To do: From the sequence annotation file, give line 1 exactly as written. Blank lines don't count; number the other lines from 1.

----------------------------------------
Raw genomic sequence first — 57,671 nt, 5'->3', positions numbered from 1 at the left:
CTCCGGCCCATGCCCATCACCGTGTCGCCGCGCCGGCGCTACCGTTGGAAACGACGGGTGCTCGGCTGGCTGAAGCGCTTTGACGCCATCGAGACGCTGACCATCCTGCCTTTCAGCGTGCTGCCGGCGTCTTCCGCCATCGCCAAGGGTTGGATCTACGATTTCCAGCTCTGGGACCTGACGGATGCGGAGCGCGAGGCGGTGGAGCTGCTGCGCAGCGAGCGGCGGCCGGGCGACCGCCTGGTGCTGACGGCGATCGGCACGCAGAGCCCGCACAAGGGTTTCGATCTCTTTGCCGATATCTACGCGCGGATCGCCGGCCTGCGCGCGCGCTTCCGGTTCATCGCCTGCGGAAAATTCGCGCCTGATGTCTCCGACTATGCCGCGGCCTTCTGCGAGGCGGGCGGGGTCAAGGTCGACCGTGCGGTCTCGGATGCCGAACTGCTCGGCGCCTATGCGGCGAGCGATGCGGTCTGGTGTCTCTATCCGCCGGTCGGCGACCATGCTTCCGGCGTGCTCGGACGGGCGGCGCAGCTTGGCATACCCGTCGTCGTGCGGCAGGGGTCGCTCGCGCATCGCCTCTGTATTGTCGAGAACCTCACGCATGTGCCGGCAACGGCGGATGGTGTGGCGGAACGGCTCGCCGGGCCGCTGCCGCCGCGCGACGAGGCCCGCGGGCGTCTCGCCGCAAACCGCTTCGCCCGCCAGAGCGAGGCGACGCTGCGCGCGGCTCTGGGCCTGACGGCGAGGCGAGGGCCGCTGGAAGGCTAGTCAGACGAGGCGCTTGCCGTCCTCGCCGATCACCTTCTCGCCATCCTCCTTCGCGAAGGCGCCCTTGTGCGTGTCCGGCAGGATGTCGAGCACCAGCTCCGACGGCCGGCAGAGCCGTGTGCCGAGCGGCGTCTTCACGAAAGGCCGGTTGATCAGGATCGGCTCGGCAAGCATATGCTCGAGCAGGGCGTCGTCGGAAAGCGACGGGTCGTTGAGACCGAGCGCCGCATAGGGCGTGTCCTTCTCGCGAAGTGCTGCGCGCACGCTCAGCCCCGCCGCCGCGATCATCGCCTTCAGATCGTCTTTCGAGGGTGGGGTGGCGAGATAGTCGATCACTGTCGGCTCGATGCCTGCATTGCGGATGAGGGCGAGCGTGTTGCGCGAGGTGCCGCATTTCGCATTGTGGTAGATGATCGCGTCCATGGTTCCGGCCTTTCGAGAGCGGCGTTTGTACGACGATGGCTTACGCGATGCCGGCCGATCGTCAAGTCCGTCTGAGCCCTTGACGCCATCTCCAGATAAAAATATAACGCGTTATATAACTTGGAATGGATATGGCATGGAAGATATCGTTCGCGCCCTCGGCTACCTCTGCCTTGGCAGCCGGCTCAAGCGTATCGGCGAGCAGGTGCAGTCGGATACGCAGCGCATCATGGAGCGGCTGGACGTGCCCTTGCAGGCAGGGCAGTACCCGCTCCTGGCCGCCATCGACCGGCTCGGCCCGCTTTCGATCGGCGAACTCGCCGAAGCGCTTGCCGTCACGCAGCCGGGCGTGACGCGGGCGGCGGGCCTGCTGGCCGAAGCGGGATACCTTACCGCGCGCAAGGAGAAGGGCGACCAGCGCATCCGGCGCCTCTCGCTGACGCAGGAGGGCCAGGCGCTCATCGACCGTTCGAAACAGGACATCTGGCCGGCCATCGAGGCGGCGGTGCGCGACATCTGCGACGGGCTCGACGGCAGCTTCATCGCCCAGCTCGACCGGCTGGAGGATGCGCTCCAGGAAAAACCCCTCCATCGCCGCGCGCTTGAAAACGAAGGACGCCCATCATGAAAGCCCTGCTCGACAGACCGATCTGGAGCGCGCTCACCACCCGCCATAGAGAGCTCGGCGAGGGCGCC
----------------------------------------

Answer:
Raw genomic sequence first — 57,671 nt, 5'->3', positions numbered from 1 at the left: